Rights Granted Under Copyright Law
The U.S. Copyright Act grants certain exclusive rights to the owner of a copyright in a work. These exclusive rights are different from the rights given to a person who merely owns a copy of the work. For example, when a person purchases a book at a bookstore, they have received a property right in a copy of a copyrighted work (namely, the book). The book owner may then resell the book, or even destroy it, since they own the book. However, the book's owner did not receive any copyright rights when they purchased the book. All copyright rights are held by the book's author until the author specifically transfers them. Consequently, the book owner may not make any copies of the book, since the right to copy a work is one of the exclusive rights granted under the Copyright Act. This distinction allows a copyright owner to sell copies of a work, or even the original work itself (such as a sculpture), without forfeiting her rights under the Copyright Act.
The Copyright Act grants five rights to a copyright owner, which are described in more detail below.
- the right to reproduce the copyrighted work
- the right to prepare derivative works based upon the work
- the right to distribute copies of the work to the public
- the right to perform the copyrighted work publicly
- the right to display the copyrighted work publicly
These rights are not without limit, however, as they are specifically limited by "fair use" and several other specific limitations set forth in the Copyright Act (see the BitLaw discussion on Fair Use for more information on these limitations).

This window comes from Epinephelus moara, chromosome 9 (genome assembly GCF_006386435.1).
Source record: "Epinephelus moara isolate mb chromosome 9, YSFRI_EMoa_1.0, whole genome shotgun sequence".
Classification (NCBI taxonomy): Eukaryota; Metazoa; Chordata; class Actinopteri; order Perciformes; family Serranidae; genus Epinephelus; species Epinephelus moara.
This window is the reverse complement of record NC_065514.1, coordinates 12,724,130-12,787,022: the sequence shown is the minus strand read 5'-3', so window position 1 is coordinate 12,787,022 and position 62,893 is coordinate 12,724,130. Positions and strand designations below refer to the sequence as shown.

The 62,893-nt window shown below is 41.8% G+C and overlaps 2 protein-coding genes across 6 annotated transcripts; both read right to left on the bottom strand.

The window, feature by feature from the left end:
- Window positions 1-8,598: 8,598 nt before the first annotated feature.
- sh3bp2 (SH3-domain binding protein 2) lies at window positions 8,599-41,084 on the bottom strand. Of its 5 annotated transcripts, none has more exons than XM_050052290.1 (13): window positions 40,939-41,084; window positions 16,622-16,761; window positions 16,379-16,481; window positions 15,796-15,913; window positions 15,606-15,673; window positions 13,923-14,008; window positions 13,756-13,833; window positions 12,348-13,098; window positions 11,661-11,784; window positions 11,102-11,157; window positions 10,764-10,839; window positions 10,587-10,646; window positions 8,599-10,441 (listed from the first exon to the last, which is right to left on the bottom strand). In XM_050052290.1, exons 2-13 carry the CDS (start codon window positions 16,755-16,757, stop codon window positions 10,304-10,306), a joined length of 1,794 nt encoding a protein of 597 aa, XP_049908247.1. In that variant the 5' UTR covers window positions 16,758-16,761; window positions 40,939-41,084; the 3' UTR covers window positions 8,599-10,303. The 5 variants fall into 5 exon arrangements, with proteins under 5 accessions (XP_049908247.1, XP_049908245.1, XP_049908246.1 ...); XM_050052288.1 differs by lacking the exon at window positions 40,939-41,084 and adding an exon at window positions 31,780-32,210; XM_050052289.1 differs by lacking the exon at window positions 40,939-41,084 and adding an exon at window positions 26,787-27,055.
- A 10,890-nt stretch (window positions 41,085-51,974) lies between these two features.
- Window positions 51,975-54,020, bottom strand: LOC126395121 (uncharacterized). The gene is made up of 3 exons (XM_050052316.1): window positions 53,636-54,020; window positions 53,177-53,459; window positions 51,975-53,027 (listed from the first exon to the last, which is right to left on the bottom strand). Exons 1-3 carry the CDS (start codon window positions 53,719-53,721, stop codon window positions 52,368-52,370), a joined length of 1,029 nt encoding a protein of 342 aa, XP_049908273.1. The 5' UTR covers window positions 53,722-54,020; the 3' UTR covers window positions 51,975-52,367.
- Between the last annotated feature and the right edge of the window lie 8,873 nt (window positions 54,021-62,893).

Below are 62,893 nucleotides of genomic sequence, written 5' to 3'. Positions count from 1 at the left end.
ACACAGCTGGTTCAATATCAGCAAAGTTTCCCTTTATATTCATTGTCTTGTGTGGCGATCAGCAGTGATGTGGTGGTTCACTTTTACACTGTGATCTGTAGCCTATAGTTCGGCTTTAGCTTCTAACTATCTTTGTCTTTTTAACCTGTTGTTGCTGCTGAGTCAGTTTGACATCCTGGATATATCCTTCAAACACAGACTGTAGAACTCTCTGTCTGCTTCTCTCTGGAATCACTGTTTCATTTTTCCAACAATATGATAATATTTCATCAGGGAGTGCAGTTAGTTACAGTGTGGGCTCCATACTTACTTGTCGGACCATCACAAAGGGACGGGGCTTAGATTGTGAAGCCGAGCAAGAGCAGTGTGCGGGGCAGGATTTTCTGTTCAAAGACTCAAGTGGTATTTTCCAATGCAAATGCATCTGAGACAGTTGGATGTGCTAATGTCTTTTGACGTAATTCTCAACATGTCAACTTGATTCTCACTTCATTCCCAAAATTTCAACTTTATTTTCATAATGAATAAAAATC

The reproduction right is perhaps the most important right granted by the Copyright Act. Under this right, no one other than the copyright owner may make any reproductions or copies of the work. Examples of unauthorized acts which are prohibited under this right include photocopying a book, copying a computer software program, using a cartoon character on a t-shirt, and incorporating a portion of another's song into a new song.
It is not necessary that the entire original work be copied for an infringement of the reproduction right to occur. All that is necessary is that the copying be "substantial and material."
The right to make a derivative work overlaps somewhat with the reproduction right. According to the Copyright Act, a derivative work is
a work based upon one or more preexisting works, such as a translation, musical arrangement, dramatization, fictionalization, motion picture version, sound recording, art reproduction, abridgment, condensation, or any other form in which a work may be recast, transformed, or adapted.
A derivative work usually involves a type of transformation, such as the transformation of a novel into a motion picture. In the computer industry, a second version of a software program is generally considered a derivative work based upon the earlier version.